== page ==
Pending resolution of the remand, a final decision has not been made in this case. However, since reversal and remand necessitate the issuance of a new decision and order by the hearing officer, a party who wishes to appeal from such new decision must file a request for review not later than 15 days after the date on which such new decision is received from the Division of Hearings, pursuant to Section 410.202 which was amended June 17, 2001, to exclude Saturdays and Sundays and holidays listed in Section 662.003 of the Texas Government Code in the computation of the time in which a request for an appeal or a response must be filed.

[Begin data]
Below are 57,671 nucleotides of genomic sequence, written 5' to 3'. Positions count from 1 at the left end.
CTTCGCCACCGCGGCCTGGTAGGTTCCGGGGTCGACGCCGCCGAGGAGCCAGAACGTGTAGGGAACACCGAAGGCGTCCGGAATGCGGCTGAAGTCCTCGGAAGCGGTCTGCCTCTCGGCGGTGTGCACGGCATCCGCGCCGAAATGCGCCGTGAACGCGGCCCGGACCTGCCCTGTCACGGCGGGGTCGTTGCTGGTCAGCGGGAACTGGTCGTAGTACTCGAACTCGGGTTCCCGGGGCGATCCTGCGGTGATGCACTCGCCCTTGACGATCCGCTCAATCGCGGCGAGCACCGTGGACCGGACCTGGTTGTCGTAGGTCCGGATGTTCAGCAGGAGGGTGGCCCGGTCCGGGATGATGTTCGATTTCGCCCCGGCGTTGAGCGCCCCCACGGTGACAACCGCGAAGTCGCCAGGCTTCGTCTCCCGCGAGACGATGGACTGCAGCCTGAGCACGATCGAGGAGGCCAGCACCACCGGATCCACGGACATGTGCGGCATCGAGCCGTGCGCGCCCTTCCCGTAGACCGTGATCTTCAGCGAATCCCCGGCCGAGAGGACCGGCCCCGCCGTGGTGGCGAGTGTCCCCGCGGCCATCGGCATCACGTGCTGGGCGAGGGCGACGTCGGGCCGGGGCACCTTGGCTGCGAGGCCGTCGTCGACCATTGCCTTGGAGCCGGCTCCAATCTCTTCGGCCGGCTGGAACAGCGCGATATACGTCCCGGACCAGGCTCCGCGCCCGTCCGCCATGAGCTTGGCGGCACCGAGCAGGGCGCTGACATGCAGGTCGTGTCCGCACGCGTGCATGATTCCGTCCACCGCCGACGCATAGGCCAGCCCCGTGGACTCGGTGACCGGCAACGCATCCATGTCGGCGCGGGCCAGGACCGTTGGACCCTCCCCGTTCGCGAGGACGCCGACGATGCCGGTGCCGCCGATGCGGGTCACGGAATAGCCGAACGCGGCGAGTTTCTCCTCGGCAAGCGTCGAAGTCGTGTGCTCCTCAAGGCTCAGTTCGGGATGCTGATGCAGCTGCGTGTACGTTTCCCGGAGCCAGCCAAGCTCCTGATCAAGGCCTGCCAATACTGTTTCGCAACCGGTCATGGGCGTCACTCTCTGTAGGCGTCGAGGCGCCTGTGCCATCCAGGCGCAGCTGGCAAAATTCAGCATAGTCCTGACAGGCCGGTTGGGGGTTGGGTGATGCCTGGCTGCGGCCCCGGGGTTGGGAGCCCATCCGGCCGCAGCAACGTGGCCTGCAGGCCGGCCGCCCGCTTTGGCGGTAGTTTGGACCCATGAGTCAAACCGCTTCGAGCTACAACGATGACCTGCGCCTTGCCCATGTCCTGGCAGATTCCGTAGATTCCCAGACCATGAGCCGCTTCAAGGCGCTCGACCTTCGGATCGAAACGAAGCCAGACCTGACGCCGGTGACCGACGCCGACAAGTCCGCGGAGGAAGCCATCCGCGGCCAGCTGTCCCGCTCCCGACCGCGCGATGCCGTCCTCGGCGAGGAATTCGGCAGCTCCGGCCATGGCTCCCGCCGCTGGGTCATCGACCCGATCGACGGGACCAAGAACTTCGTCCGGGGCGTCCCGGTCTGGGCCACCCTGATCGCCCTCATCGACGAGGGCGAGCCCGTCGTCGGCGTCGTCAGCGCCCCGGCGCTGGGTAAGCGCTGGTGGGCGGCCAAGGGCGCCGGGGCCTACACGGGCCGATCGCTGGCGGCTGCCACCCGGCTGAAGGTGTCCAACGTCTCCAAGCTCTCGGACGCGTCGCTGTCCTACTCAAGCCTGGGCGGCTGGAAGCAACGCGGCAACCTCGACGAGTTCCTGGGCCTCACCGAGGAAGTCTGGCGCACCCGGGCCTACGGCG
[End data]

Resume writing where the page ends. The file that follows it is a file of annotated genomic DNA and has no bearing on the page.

The true corporate name of the insurance carrier is INDEMNITY INSURANCE COMPANY OF NORTH AMERICA and the name and address of its registered agent for service of process is
ROBIN M. MOUNTAIN
6600 CAMPUS CIRCLE DRIVE EAST, SUITE 300
IRVING, TEXAS 75063.
Margaret L. Turner
Thomas A. Knapp
Veronica L. Ruberto